Now, about Scott and his team. If you haven’t had the chance to see how amazing Team Cobra is, I hope you don’t have to - because it usually means you’re having a problem But if you ARE having a problem, these guys will absolutely take care of you. As I was dry-running my script before we started hooking up modules, we found a strange anomaly in the audio. I brought it to Scott’s attention, and long story short, he and his guys worked on it for three days, to figure it out and make sure we had a flawless performance. They took my gear and worked on it in their trade show booth, in their hotel after hours, they even took my gear to dinner the night we were shooting, to listen to it all one last time and make sure it was working. I think they listed to our entire show probably 20 times to make sure it was perfect. That’s some serious extra-mile service right there. Additionally, Scott provided a signal booster to all the Cobra shows shooting each night, to help make sure we all had every chance for success. The best part was having Scott ride shotgun during the performance, to help keep my nerves calm and assure me it would all go well.
We had a rocky start to the show, when several of our gas mines blew blind and ended up setting off one pod of product prematurely, but lessons were learned and it won’t happen again. The rest of the show went really really well. All in all, we had over 5300 Class B shells ranging from 3" to 8", and then the five 16" shells. The infield was laced with over 120 Class B cakes, over 300 Dominator slices, 900 Dominator single-shot product (comets, mines, etc…), 31 gas mines, 10 hanging salutes, and two dozen strobes. The script was just over 1200 cues and was written for 77 modules, but we ended up 93 when we added in all the “convenience” modules. We had 100% fire rate from the Cobra modules. The only exception being some product that was blown apart by a ground salute set off in a show before ours, which destroyed the product before our show began, and a small handful of comets that all the e-match wire was burned/melted/shorted out from the fire at the very beginning of the show. Those were ruined before they could be fired. But other than that, absolutely everything else fired, 100%.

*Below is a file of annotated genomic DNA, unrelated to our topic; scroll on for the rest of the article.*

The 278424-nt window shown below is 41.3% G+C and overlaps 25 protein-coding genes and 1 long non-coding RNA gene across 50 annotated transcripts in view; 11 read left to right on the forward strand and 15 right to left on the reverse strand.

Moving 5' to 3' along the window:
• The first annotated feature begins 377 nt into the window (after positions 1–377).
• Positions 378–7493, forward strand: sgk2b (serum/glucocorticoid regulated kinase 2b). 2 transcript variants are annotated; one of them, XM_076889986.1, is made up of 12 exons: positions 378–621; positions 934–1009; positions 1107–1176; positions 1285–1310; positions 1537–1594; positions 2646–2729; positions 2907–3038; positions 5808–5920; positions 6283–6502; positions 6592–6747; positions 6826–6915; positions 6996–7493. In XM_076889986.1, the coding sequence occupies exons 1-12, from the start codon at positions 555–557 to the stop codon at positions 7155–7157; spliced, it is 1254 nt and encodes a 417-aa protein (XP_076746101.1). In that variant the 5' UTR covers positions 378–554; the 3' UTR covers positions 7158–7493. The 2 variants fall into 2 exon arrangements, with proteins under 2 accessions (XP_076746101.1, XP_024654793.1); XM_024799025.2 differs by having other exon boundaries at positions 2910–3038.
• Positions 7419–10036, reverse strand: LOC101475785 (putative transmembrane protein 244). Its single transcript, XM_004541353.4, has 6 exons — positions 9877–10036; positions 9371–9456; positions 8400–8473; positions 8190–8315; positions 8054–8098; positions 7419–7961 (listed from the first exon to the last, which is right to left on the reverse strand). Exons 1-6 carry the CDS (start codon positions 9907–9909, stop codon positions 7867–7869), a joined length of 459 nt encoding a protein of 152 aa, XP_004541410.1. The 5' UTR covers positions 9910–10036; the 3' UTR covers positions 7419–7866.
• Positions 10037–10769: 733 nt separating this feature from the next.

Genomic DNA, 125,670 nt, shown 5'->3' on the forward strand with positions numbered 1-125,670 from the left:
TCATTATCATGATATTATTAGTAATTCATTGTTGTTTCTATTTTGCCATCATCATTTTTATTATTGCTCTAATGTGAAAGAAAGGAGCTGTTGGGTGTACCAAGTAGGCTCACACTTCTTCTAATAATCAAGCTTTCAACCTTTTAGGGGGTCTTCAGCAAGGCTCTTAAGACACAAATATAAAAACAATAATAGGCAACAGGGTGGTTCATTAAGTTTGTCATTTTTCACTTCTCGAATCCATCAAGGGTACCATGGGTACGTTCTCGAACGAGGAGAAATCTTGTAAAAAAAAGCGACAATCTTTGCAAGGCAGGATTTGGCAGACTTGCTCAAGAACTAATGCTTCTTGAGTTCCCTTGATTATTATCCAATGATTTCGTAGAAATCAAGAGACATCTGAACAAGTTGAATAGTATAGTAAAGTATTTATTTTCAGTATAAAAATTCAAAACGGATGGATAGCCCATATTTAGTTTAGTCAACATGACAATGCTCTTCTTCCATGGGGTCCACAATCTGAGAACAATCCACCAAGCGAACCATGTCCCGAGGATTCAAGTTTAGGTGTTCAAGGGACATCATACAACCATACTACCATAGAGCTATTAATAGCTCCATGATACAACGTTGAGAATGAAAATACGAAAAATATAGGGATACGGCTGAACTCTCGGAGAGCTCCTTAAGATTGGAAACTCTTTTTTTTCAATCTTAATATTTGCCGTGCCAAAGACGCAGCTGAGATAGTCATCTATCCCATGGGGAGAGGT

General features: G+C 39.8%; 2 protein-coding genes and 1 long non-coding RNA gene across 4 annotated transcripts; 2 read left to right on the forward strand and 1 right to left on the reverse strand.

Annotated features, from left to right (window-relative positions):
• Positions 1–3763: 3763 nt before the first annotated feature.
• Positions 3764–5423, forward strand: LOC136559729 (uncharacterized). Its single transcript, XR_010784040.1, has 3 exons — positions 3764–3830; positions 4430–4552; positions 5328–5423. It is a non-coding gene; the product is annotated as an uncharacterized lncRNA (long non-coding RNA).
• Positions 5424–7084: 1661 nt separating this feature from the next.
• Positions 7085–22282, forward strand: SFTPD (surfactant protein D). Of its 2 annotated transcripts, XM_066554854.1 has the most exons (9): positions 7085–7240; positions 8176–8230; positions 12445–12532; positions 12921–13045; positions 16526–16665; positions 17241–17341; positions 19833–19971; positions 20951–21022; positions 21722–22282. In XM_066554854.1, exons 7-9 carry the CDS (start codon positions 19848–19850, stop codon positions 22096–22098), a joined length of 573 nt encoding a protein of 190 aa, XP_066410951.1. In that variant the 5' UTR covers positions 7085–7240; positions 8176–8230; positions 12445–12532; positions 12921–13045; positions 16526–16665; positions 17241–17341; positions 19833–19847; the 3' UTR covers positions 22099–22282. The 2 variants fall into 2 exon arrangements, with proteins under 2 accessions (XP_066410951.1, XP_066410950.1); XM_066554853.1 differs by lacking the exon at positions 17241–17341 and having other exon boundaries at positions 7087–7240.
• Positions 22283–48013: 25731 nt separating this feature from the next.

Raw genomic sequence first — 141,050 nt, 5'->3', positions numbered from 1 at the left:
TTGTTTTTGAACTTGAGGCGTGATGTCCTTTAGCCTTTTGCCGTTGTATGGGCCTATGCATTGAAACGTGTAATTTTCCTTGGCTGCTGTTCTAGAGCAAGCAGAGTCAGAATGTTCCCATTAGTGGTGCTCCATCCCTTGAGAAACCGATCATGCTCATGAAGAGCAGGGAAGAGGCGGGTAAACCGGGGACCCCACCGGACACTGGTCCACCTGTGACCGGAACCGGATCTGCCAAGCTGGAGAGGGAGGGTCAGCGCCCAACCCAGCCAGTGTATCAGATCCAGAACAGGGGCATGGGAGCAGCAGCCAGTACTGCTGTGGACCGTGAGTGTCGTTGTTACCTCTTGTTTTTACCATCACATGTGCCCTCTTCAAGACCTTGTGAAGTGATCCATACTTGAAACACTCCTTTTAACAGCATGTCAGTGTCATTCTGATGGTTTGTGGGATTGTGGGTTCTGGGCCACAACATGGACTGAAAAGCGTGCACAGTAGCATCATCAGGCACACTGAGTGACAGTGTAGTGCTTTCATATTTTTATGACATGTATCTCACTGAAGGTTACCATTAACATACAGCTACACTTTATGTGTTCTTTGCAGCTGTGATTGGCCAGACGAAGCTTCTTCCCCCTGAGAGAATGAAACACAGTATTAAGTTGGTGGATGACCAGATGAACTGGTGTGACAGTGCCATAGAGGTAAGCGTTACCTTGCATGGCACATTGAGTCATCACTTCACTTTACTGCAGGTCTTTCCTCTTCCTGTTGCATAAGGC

There have been a number of videos posted on YouTube of our show, this one here is my favorite. It’s back far enough that you can see both the ground work and the big shells in the sky, and the audio is real good on it too. My thanks go out to whomever shot this video and shared it online. Attached are some fun pics from the setup. Thanks again, to everybody who made this show a reality. I can’t possibly name you all, but to every hand who helped pull this off, you have our gratitude. If anybody would like to get their hands on these amazing Class B cakes and shells, or the Dominator Pro-Line products, reach out to Glen Freitag of Flying Phoenix. Now I’m off to finish scripting a much much smaller show that I’m shooting in 3 weeks!
PS - trying to tag everybody involved but I know I’m not getting everyone… please feel free to tag others that I may have missed!
Link to my favorite video of our show!